When we see the whole of life with heaven’s eyes, we will not divide our lives into the secular and the spiritual – all of life will become a “sacred seminary for our souls.” Answers to questions such as “is it right to pay taxes to Caesar? (Mark 12:14) becomes crystal clear when we have a right relationship with God. It is so easy to politicize social problems instead seeking to be God’s solutions to these problems. When we truly want to see God’s kingdom come and God’s will be done on earth as it is in heaven, we will be challenged to walk by faith. We will encounter difficult people and situations to test our faith and patience.

We will be challenged to totally surrender our lives to God.  I  need to let go of my desire to feel good by living a comfortable  life and being in control of my circumstances. I need to let go of my desire to look good by seeking the praises of men and making success an idol in my life. I need to let go of my fear of failure by trusting that God will use my failure for His glory.

The task of our Christian faith is not to be a dedicated Christian but to be a committed disciple of Christ. The spiritual disciplines of prayer, meditation and bible study are not mundane chores we do to please God – they are God’s loving invitations to enter into an intimate and personal relationship with our Heavenly Father. We will be discouraged by our struggles in life. We will face doubts as we seek to do God’s will. Our minds are distracted and our hearts divided. Sin and evil sow distorted images of God that keeps us away from the throne of grace.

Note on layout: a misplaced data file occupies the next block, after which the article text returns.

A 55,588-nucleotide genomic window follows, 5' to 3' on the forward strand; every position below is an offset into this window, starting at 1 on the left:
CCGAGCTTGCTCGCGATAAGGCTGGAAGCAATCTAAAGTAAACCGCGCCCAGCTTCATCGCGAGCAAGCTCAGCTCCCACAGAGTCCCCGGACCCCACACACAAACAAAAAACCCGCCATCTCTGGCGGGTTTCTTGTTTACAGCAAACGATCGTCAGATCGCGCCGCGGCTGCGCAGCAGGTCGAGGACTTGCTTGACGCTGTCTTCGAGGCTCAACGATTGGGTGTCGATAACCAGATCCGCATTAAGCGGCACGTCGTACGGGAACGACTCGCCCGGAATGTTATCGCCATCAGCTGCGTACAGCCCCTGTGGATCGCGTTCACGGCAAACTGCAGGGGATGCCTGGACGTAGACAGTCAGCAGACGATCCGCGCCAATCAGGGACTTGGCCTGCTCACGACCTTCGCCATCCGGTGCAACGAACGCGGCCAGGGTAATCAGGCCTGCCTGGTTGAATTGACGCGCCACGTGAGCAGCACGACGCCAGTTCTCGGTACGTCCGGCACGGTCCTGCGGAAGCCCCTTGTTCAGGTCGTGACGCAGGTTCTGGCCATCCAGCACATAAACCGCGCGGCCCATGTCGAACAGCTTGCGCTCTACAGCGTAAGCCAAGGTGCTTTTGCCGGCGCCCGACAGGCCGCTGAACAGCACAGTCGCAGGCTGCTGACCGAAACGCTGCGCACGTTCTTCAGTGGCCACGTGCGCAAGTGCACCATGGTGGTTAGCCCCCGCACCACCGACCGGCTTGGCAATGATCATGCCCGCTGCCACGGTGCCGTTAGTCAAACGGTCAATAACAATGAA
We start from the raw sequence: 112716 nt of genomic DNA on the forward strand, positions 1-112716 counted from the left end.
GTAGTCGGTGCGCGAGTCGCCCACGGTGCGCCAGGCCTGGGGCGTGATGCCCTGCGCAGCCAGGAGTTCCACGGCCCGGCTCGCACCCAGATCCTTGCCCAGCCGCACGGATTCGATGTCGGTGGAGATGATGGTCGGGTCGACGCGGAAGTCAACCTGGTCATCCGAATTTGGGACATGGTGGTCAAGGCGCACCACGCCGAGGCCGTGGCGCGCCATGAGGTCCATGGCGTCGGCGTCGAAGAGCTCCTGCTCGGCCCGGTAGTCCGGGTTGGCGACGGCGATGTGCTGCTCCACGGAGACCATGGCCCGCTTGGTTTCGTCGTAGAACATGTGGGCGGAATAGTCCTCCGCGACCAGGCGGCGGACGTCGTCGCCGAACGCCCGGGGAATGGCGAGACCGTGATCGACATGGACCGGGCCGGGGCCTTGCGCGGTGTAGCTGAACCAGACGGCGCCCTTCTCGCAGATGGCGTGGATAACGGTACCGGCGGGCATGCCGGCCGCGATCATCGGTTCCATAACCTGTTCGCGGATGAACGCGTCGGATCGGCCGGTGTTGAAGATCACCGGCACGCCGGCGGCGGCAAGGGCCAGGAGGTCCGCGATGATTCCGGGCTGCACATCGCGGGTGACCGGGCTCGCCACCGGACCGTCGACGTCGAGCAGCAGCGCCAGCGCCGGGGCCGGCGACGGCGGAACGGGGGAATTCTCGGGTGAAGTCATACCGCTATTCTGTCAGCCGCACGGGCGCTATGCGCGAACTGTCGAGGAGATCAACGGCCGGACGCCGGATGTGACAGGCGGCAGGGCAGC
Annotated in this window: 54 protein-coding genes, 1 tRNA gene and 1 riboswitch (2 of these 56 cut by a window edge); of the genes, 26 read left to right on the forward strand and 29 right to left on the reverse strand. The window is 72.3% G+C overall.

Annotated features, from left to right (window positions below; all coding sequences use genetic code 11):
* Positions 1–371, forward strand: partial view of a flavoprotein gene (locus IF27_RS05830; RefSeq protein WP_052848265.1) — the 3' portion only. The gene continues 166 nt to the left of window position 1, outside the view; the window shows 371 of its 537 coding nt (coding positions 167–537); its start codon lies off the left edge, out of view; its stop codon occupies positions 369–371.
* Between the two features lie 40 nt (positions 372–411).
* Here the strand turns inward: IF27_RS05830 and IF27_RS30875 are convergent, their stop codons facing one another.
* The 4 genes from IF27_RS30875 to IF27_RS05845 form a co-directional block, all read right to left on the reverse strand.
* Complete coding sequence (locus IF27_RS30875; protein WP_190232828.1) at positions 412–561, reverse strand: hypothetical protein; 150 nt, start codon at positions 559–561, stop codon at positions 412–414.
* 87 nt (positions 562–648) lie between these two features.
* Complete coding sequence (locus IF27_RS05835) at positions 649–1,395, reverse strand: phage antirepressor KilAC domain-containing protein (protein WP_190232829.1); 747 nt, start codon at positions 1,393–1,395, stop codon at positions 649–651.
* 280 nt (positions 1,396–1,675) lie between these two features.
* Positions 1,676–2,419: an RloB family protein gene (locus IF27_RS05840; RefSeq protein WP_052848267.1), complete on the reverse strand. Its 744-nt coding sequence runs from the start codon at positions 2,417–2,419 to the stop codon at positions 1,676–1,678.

The power of the resurrection is to awaken us to our identity as a child of God so that we can overcome our doubts. Through centering prayer and meditation we can become more aware of our distracting thoughts. We can turn our “monkey” thoughts into messengers to seek the mind of Christ. As we do so, we will be more attentive to God’s loving presence to heal our divided and deceitful hearts. We will then no longer be dead branches but pruned branches connected to the Living Vine and bearing the fruit of love, joy, peace, patience, kindness, goodness, faithfulness, humility and self control.

When we are spiritually alive and connected to the Risen Christ, we will not live in fear of God’s judgment but we will have the blessed assurance of God’s promise:

“Then, when our dying bodies have been transformed into bodies that will never die, this Scripture will be fulfilled: “Death is swallowed up in victory. O death, where is your victory? O death, where is your sting? ” 1 Corinthians 15:54‭-‬55 NLT